Micah Nathan’s first novel, Gods of Aberdeen, was a critically acclaimed story of adolescent angst. His follow-up, Losing Graceland, mines similar thematic territory as it follows another central male character, Ben Fish, on a wild and weird road trip where bikers, hookers, dive bars and desolate highways are a large part of the landscape.

Losing Graceland follows recent college grad Fish as he struggles to find his place in the world. The flailing Fish is the classic American slacker. He is college-educated, but all he really wants to do is escape to Amsterdam, where his dream is to smoke pot, dabble in artistic endeavors and hook up with hot European girls. Fish is plenty motivated to get away since his teenage girlfriend has just dumped him, and he is reeling from the tragic death of his father. A newspaper ad offering $10,000 to drive an old man cross-country seems to be the answer to Fish’s prayers.

He is hired by a slick-haired, paunchy, pill-popping senior citizen who resembles a washed-up suburban Elvis Presley. Fish and his companion hit the road in a 1965 Cadillac El Dorado and head south from New York to, predictably, Memphis, Tennessee. The navigator’s ultimate goal is to rescue his granddaughter, a stripper named Nadine, from a man whom she has married due to a gross error in judgment.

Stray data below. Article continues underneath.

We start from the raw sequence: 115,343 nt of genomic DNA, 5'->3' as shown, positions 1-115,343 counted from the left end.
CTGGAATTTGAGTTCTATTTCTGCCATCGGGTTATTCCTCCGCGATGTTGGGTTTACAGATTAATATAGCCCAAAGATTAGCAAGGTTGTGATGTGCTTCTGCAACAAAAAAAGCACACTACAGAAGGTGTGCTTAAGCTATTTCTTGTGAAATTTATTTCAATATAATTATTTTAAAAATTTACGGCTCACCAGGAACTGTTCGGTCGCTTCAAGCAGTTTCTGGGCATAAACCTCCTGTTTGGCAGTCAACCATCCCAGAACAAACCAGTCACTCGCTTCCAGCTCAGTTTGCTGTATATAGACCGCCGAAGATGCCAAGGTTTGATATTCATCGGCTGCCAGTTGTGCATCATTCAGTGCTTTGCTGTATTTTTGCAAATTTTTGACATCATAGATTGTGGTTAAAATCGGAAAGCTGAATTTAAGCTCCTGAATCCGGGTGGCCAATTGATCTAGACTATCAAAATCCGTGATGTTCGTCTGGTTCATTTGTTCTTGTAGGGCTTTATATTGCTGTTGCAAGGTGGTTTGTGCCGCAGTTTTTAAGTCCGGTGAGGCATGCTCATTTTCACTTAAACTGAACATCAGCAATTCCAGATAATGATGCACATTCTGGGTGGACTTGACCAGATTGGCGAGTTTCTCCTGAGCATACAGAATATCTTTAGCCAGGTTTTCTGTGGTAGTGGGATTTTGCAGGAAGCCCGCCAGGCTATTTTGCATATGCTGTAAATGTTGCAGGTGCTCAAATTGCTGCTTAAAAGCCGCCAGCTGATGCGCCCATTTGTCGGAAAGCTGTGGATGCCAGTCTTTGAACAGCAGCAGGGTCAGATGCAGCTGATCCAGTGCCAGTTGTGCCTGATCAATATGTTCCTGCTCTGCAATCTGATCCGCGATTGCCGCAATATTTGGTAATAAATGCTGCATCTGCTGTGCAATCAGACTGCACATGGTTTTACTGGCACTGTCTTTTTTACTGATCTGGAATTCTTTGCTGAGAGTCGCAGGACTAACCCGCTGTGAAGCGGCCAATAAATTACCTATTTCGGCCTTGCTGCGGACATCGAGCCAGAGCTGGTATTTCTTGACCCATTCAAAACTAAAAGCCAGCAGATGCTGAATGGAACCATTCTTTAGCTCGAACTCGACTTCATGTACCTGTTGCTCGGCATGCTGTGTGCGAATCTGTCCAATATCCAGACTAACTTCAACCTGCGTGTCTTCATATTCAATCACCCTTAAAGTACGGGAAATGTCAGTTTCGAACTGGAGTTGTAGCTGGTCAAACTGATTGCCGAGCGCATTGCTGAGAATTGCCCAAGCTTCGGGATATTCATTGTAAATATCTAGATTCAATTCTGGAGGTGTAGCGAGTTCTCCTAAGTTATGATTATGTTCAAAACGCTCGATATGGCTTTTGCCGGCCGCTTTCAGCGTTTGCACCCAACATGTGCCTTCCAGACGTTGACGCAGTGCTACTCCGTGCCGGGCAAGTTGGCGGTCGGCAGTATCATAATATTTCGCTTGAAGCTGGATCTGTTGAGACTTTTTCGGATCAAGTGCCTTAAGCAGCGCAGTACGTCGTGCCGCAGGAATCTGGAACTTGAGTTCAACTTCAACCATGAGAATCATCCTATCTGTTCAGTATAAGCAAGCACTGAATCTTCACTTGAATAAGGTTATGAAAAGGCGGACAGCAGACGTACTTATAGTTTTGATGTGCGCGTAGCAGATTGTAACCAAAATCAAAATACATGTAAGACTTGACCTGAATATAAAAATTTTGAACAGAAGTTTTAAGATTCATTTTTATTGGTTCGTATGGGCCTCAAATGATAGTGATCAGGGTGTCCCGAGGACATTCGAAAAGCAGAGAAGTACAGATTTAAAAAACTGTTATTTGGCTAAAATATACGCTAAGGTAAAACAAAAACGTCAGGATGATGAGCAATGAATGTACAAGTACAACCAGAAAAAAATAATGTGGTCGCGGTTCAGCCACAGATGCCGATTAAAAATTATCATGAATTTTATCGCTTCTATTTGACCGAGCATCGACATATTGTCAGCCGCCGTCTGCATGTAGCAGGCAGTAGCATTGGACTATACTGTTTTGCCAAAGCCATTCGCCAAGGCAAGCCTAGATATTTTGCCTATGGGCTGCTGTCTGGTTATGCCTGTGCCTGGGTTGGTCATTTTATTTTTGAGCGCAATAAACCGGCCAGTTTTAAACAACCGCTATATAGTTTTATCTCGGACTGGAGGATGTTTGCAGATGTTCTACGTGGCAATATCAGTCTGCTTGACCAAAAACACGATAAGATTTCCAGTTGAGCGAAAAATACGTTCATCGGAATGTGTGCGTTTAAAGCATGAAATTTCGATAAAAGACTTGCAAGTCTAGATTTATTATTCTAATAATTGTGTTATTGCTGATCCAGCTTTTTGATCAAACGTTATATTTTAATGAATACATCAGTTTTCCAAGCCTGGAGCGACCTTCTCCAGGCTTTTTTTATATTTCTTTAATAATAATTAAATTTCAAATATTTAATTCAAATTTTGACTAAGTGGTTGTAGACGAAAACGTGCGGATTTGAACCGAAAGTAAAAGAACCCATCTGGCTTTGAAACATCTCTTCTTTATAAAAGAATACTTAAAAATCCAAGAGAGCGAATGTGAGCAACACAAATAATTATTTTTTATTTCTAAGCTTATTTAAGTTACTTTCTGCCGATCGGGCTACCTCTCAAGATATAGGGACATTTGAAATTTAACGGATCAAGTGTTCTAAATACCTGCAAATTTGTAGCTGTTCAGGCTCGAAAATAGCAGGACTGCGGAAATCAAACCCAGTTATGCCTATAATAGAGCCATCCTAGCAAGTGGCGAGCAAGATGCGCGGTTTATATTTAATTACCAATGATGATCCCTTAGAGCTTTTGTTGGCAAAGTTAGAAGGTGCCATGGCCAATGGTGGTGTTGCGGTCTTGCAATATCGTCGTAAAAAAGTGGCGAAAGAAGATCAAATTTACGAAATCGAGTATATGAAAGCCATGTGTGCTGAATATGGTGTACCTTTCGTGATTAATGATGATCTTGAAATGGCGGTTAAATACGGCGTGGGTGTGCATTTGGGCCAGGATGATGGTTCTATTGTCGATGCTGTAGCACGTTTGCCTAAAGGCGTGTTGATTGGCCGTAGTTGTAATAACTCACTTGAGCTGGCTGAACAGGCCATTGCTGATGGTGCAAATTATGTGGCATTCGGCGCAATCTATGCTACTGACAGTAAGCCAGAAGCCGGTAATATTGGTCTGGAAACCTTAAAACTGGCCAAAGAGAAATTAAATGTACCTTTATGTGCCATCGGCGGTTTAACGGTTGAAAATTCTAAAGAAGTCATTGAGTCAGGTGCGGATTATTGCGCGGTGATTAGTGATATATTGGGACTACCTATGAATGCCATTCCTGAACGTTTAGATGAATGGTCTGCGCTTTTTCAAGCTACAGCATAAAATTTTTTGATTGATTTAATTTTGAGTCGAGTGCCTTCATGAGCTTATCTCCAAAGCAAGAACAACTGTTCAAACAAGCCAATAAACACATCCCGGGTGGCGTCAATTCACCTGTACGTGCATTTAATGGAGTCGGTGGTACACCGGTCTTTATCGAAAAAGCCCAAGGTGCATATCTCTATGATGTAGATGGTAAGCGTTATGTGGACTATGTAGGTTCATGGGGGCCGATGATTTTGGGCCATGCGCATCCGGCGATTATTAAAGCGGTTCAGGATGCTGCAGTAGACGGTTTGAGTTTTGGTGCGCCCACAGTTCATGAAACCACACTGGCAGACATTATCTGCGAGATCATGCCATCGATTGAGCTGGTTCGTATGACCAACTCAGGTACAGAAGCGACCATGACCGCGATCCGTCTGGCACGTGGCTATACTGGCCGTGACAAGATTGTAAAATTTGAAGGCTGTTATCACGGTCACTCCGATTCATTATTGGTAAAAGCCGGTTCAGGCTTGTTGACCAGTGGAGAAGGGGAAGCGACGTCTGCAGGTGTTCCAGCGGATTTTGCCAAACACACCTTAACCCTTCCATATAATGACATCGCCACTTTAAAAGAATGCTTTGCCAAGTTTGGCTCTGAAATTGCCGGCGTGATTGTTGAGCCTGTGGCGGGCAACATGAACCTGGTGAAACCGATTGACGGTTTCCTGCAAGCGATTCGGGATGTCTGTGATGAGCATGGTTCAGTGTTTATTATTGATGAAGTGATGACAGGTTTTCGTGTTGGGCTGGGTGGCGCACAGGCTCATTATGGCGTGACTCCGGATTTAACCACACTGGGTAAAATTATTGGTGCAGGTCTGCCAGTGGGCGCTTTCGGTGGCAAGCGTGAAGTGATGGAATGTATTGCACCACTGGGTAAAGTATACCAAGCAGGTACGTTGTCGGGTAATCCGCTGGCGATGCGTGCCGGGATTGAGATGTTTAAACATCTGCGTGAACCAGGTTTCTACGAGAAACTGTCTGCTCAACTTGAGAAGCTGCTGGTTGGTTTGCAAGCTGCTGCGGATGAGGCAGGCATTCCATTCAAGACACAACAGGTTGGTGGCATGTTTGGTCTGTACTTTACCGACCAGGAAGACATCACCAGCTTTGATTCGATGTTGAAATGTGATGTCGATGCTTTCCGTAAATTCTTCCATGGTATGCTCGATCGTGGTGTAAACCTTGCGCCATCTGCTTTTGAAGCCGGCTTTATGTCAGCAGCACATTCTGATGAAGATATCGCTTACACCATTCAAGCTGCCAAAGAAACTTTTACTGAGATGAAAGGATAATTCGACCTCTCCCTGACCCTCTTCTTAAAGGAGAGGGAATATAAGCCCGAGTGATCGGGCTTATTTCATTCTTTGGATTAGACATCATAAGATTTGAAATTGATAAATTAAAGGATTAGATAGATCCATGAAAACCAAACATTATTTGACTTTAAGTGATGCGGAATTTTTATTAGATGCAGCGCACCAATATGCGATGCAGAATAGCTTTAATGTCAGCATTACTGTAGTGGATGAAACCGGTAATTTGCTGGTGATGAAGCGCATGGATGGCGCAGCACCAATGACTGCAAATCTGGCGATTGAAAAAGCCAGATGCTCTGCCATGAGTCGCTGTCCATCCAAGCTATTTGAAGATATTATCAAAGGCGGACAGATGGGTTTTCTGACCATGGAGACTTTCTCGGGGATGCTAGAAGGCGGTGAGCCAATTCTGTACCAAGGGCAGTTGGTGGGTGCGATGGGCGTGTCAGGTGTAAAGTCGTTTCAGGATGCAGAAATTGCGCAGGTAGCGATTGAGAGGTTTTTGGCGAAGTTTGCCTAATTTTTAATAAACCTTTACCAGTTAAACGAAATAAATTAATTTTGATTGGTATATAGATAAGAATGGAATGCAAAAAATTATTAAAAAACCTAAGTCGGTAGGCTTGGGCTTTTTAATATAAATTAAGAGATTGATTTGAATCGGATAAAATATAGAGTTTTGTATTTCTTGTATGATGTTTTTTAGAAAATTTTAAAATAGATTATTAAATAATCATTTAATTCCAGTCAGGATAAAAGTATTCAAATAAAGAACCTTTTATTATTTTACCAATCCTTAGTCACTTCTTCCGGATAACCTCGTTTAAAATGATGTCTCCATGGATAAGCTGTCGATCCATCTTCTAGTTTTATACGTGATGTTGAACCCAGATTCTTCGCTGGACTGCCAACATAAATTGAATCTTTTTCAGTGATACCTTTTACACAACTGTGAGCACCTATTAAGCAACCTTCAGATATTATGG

Stop-offs at karaoke bars en route reveal that Fish’s employer possesses a well-seasoned, velvety voice and swiveling, albeit creaky, hips. The old man’s penchant for jumpsuits and pomade, as well as his detours to visit backwoods oracles and his affinity for gospel music, line up with everything Fish has ever read about the music legend. Along the way, Fish becomes convinced that he could actually be chauffeuring the King.

You’ll have to read Losing Graceland for yourself to determine whether Fish discovers—as the adage goes—if “Elvis lives.” But whether the story is truth or tabloid, Losing Graceland is a fun, fast read for Presley devotees and coming-of-age fiction fans alike.

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